There are two major obstacles: fall in revenues from coal because of the renewables shift, and the appeal of air travel – says Jagannarayan Padmanabhan.
Indian Railways, which is making concerted efforts to correct its legacy of under-investments — and therefore, the opportunities lost — is facing the law of unintended consequences.
It is up against multiple headwinds, such as:
1. Faster awarding and implementation of national highway projects
2. Decreasing dependency on coal compounded by increasing thrust on renewable energy, and,
3. Airlines weaning away AC class passengers, and the regional connectivity scheme UDAAN.
Here’s the potential trouble in perspective:
Indian Railways sustains itself on two businesses — freight and AC class passengers. While freight contributes to two-thirds of revenue (coal transport alone contributes to half of that), nearly a third of passenger revenue comes from AC class passengers (who constitute just 1.3 per cent of the total number of passengers travelling in a year). In the past four decades, as more highways got built, the share of roads in freight transport has rocketed from 30 per cent to 70 per cent.
Problem is, the pace of highway construction is only accelerating. In the past three years, there has been a 25 per cent increase in the length of highways constructed, and Nitin Gadkari, the Union Minister for Road, Transport and Highways, wants to expand the network of highways in India by 50 per cent to 200,000 km.
That will have ramifications for the Railways. Financially, it’s a pincer move because freight income is used to subsidise passenger tickets, so any shortfall in freight revenue will be detrimental to the operating ratio of railways, which is already wallowing at a decadal low of 96.9 per cent.
Coal losing steam
Another flank of worry is that renewable energy is exploding. Solar power generation is becoming cheaper than thermal, and wind tariffs are heading southwards, too.
That will curb growth in coal freight. And if all that weren’t enough, a new law says coal cannot be transported without beneficiation for distances of more than 500 km.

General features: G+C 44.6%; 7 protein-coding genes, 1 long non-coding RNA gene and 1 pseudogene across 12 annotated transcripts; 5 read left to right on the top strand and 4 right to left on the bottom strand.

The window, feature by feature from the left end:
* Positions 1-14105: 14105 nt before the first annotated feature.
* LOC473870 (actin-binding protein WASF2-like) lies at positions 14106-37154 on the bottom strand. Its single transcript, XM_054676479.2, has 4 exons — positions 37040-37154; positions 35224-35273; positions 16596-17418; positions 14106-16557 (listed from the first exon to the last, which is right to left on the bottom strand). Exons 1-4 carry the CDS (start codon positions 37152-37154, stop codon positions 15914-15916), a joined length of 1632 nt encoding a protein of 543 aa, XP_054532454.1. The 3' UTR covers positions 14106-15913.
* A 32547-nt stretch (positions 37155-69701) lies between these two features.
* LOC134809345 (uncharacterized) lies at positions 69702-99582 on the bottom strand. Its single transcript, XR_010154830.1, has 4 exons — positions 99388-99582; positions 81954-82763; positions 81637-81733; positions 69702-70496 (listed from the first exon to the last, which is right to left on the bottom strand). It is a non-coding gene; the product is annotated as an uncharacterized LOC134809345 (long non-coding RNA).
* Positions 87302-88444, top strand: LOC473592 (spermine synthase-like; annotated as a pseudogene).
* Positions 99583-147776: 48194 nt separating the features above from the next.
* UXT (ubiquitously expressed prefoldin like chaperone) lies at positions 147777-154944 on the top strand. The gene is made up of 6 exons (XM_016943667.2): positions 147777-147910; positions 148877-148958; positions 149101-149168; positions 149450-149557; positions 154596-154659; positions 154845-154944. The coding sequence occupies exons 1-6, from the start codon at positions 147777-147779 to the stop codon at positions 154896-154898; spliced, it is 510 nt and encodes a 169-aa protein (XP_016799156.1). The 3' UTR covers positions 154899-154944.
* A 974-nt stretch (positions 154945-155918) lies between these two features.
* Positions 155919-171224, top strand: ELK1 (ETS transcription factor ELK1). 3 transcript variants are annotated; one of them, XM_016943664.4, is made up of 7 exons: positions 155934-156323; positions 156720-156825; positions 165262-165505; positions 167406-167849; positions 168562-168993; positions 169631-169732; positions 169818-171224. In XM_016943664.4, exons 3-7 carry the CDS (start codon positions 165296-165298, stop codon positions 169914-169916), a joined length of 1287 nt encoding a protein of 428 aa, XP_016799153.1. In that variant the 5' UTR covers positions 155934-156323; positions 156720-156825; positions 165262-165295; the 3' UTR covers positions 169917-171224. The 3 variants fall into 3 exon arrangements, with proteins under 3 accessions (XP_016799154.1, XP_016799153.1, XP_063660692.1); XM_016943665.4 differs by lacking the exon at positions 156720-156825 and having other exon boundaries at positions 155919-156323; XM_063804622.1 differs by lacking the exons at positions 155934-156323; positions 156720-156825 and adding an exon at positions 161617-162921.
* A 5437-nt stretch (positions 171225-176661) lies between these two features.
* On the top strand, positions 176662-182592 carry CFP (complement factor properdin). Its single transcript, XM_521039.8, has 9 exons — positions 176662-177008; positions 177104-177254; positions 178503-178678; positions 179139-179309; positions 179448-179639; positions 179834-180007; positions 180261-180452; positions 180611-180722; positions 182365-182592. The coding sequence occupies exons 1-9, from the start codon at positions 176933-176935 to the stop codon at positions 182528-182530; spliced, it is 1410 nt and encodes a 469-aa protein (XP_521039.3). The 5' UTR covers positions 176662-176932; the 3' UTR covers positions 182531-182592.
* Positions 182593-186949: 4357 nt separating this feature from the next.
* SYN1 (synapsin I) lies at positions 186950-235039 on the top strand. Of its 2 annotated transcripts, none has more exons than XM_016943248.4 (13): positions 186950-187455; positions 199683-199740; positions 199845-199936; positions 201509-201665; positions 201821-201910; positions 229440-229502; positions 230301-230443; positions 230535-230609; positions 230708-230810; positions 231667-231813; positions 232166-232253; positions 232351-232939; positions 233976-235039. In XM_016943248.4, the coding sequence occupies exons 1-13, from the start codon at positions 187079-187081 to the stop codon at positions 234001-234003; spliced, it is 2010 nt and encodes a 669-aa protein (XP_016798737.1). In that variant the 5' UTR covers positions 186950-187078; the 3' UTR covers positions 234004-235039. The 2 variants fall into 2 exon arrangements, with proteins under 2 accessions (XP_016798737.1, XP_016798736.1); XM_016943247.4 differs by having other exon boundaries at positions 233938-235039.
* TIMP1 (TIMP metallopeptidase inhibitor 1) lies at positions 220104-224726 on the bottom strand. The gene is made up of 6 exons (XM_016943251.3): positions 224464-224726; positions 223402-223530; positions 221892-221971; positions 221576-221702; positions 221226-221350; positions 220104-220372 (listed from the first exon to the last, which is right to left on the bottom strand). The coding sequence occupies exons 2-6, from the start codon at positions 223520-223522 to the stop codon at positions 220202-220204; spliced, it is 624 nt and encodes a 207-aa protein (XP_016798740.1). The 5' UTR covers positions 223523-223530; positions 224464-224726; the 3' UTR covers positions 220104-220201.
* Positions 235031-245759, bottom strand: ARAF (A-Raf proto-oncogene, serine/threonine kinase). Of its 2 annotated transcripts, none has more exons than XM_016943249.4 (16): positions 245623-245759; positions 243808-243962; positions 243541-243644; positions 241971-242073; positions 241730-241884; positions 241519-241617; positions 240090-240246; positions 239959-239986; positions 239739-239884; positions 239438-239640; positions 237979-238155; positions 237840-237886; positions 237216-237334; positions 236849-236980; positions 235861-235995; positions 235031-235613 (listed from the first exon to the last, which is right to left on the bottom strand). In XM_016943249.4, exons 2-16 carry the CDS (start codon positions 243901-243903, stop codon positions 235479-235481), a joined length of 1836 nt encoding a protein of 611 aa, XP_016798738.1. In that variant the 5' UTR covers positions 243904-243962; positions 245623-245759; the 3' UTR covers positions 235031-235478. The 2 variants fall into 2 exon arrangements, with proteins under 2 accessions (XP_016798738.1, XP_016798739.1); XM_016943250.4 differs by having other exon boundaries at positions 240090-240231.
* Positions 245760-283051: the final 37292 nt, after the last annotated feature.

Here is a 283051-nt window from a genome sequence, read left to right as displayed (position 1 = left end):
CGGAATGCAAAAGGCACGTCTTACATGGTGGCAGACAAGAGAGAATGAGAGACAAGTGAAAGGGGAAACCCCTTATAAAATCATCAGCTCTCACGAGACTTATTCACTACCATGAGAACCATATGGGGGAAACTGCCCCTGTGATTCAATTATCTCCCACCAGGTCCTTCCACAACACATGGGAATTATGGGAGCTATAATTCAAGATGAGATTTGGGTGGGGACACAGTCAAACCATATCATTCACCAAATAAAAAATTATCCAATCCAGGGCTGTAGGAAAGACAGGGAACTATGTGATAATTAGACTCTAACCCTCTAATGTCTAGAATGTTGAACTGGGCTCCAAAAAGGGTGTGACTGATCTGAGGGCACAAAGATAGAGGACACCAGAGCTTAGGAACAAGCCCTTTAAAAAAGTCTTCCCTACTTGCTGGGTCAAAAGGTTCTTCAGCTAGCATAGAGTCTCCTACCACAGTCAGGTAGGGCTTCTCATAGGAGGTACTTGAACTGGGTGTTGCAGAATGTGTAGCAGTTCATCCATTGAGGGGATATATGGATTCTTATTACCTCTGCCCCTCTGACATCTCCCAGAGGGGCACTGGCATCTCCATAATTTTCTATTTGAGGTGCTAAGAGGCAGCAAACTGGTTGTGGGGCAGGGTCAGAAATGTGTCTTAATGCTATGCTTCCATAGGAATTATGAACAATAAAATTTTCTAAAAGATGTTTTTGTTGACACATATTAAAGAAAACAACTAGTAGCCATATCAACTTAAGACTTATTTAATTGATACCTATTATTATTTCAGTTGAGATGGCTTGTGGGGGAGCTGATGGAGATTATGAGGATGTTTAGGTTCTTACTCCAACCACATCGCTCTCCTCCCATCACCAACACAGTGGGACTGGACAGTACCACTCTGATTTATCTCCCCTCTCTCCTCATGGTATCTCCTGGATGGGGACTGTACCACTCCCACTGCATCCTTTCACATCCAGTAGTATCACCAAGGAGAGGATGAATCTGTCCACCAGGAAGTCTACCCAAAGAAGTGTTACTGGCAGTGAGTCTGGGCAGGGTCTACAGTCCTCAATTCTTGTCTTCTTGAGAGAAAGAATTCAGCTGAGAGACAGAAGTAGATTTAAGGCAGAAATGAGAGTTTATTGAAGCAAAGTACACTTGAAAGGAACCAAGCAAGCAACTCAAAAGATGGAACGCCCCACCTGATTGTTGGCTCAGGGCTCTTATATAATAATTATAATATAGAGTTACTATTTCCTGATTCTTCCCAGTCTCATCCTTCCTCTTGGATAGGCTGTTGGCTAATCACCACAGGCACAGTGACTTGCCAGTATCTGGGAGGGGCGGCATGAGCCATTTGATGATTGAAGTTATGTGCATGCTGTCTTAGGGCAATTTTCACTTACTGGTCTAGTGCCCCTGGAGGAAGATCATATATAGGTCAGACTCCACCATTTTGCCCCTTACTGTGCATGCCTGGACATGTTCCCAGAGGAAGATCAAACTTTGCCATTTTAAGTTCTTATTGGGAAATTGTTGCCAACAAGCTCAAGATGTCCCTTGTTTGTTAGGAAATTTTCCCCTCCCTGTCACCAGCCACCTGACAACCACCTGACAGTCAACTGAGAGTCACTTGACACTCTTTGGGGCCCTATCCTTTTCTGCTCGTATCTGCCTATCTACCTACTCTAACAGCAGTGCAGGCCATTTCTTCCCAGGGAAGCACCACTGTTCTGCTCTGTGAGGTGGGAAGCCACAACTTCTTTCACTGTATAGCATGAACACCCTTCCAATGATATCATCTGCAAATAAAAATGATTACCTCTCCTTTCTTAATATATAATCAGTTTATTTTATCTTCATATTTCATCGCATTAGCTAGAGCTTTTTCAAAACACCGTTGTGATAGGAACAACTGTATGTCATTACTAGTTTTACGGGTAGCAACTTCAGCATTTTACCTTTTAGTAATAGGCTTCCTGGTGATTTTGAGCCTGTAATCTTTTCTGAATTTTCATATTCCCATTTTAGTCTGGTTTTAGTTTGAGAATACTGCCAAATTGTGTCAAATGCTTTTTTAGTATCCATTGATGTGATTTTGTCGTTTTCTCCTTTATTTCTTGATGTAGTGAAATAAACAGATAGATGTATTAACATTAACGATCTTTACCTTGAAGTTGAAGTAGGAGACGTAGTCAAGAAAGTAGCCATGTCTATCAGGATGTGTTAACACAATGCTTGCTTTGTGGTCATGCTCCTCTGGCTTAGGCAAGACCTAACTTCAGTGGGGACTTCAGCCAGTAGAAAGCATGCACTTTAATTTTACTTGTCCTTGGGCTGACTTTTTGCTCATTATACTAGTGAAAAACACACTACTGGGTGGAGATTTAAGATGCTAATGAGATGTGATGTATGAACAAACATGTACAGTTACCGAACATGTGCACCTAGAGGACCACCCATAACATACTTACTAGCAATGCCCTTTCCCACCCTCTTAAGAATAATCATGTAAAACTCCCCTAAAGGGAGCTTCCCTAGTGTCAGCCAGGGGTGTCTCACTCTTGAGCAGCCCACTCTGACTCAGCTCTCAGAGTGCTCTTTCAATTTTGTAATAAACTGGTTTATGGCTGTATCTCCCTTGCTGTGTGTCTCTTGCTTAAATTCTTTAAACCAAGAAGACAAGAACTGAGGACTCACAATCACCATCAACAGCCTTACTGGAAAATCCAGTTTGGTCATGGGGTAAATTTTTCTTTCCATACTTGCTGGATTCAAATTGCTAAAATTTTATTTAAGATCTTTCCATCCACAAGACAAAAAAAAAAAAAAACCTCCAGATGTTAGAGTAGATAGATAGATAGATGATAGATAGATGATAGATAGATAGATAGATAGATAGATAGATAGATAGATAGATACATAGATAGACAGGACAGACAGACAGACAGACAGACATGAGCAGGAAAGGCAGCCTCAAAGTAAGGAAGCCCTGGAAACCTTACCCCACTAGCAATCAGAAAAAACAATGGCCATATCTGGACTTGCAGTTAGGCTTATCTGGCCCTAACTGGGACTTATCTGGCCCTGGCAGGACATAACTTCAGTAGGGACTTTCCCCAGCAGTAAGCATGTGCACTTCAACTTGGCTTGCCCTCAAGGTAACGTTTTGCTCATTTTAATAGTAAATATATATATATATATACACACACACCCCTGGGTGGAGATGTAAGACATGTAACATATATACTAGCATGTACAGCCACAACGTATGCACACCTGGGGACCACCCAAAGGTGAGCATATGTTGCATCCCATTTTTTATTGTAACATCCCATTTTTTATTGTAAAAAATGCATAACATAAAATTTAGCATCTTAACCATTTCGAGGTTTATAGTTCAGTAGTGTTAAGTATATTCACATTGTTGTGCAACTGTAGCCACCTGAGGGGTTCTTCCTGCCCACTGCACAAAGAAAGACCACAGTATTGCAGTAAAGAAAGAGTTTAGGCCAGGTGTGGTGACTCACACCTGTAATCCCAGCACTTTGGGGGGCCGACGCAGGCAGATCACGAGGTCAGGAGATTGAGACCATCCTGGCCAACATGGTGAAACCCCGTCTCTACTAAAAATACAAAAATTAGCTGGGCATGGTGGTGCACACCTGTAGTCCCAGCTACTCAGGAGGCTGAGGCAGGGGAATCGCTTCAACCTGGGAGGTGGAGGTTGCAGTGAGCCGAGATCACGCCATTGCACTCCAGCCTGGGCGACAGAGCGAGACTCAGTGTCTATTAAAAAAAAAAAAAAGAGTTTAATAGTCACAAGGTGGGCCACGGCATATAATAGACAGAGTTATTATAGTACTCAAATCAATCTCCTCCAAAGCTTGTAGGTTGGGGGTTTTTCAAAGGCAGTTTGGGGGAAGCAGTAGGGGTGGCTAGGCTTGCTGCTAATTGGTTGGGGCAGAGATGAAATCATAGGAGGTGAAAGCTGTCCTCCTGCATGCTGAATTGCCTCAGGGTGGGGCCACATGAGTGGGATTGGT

Demand for cement and steel, which, along with coal account for about 70 per cent of annual railway freight, has been subdued for a while now.
Then comes the attack from the air. India became the third-largest aviation market in the world after China and the US, by overtaking Japan. Domestic passenger traffic has grown 17.7 per cent in the first four months of 2017 on a fairly large base.
If the trend continues — and there’s no reason why it shouldn’t — India will also see a signal shift this fiscal where flyers will outnumber AC-class rail passengers, with more than a push coming from UDAAN. Contrastingly, the volume of rail passengers has been flatlining at 120-125 million for a while now.
Clearly, the railways faces multiple headwinds, and the irony is that many of these emanate from its owner’s actions and disproportionate influence.
To wit, the government is a part of all phases of customer engagement by the railways — be it providing core infrastructure and its operation and maintenance, providing vehicles and their operation and maintenance, and lastly, bearing the financial risk that have ultimately given only poor returns. In road and air transport, private entities have a lot more skin in the game so the financing and risk-sharing is well spread out.
The way out
Given this context, what should Indian Railways do? There is only one way, and that is offer total customer solutions, both in freight and for passengers.
For example, in freight, it can:
1. Offer door-to-door service by tying up with logistics providers. That would require investment in technology to ensure service predictability and cargo control to the last mile.
2. Decrease the freight rate and increase investments in priority projects.
3. Execute route decongestion and laying of new tracks on mission mode.
4. Encourage private sector participation in operation and maintenance, and even running of trains and terminals
5. Get stakeholders involved in the core functioning of the rail network to benefit from optimum utilisation of finance and better management of workforce — a significant contributor to expenses.
6. Operationalise the two Freight corridors and move fast track the implementation of the others.
For passengers, it can:
1. Create more pay-per-use ecosystems. While passengers buying second class tickets are the most by number, about 28 per cent of passenger revenue comes from those that buy sleeper class tickets. The railways can them by offering more facilities, in-train entertainment, station refurbishment and a material leap in punctuality.
2. Better customer experience in all the interfaces starting from ticketing, Station touch points, on board travel engagement (cleanliness, food and beverage, in coach facilities, etc.).
Passengers need convenience, cost-effectiveness, and timeliness. There is enough empirical evidence to suggest people are willing to pay if they get value.
Today’s consumer has many choices, so the Railways will have to offer differentiators by reinventing itself rather quickly.
For the frenemy is at the gate.
The writer is practice leader and director-transport & logistics at CRISIL Infrastructure Advisory